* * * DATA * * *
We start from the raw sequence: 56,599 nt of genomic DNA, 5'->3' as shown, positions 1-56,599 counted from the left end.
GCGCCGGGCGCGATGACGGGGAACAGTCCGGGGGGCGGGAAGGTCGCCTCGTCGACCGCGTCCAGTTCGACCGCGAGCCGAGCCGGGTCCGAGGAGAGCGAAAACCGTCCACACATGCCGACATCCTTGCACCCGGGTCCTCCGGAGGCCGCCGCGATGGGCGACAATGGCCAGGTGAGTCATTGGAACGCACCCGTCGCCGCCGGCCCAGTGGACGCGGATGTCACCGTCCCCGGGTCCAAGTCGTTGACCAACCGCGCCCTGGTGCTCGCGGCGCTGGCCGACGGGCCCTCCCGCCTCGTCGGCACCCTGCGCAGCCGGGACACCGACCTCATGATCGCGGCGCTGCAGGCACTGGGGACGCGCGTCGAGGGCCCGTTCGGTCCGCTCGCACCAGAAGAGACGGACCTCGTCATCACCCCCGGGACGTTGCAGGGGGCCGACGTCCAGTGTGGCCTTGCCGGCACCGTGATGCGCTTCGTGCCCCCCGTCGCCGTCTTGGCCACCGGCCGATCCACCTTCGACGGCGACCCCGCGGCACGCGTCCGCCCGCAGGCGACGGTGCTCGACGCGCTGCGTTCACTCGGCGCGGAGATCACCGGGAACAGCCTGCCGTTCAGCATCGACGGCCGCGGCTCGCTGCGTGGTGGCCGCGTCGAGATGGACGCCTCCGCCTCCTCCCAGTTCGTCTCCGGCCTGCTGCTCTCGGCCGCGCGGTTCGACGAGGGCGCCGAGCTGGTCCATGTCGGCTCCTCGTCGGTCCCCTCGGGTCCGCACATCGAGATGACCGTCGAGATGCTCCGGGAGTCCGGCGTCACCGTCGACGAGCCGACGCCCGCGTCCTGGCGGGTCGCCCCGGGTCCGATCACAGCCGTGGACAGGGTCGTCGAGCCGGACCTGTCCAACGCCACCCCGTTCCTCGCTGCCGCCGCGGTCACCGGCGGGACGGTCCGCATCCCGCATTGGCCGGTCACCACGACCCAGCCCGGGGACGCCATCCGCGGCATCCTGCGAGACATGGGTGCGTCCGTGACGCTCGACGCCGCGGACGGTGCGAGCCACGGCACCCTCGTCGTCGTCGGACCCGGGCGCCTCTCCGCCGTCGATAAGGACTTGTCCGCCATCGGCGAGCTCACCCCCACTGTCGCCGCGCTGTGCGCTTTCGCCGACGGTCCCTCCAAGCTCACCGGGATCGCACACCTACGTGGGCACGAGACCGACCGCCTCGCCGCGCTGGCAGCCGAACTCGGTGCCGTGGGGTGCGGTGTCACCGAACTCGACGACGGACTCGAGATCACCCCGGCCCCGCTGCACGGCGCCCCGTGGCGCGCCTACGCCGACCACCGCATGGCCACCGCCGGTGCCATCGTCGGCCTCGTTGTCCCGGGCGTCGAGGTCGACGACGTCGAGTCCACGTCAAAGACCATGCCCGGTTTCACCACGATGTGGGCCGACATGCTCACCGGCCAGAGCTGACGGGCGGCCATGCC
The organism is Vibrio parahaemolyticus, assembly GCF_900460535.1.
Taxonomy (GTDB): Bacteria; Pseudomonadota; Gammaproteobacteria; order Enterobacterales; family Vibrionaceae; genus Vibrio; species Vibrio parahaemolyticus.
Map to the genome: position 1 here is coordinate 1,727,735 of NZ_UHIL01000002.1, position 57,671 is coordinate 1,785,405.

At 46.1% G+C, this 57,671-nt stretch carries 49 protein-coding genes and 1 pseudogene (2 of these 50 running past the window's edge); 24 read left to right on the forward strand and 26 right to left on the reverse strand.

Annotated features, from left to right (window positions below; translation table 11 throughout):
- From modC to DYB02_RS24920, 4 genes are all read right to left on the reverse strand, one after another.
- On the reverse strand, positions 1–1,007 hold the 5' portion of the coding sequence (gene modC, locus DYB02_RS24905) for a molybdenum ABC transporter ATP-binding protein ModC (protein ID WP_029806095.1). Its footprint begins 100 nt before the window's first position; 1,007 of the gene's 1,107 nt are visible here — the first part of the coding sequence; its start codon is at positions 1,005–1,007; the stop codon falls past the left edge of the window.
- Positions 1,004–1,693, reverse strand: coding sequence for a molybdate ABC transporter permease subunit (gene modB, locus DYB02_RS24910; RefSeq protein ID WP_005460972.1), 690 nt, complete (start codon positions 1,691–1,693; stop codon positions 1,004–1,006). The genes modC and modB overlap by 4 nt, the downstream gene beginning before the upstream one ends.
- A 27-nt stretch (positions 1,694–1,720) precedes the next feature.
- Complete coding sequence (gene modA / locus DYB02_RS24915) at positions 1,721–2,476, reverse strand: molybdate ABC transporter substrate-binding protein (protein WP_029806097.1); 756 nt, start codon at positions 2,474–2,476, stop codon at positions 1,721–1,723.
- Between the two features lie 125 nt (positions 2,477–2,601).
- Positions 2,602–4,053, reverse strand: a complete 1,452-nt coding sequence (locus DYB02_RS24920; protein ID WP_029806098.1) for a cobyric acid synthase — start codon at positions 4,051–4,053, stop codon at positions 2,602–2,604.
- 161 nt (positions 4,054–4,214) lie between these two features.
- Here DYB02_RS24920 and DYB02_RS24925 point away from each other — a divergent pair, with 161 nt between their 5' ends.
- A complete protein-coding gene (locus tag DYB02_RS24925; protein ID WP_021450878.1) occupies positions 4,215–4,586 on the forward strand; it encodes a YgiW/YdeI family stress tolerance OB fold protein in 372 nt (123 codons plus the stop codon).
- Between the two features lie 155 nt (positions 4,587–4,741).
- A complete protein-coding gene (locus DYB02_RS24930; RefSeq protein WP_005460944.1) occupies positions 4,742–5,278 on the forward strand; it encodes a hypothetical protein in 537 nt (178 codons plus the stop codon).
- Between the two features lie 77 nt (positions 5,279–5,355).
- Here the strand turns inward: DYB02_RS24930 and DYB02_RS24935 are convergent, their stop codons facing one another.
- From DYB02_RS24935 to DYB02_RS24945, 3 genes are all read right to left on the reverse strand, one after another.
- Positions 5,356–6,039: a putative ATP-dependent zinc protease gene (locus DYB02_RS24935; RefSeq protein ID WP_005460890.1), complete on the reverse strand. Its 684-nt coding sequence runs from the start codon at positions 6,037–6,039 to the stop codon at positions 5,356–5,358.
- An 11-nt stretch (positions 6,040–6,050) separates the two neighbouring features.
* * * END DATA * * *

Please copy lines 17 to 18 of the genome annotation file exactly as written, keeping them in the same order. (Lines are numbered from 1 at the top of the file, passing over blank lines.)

- A complete protein-coding gene (locus tag DYB02_RS24925; protein ID WP_021450878.1) occupies positions 4,215–4,586 on the forward strand; it encodes a YgiW/YdeI family stress tolerance OB fold protein in 372 nt (123 codons plus the stop codon).
- Between the two features lie 155 nt (positions 4,587–4,741).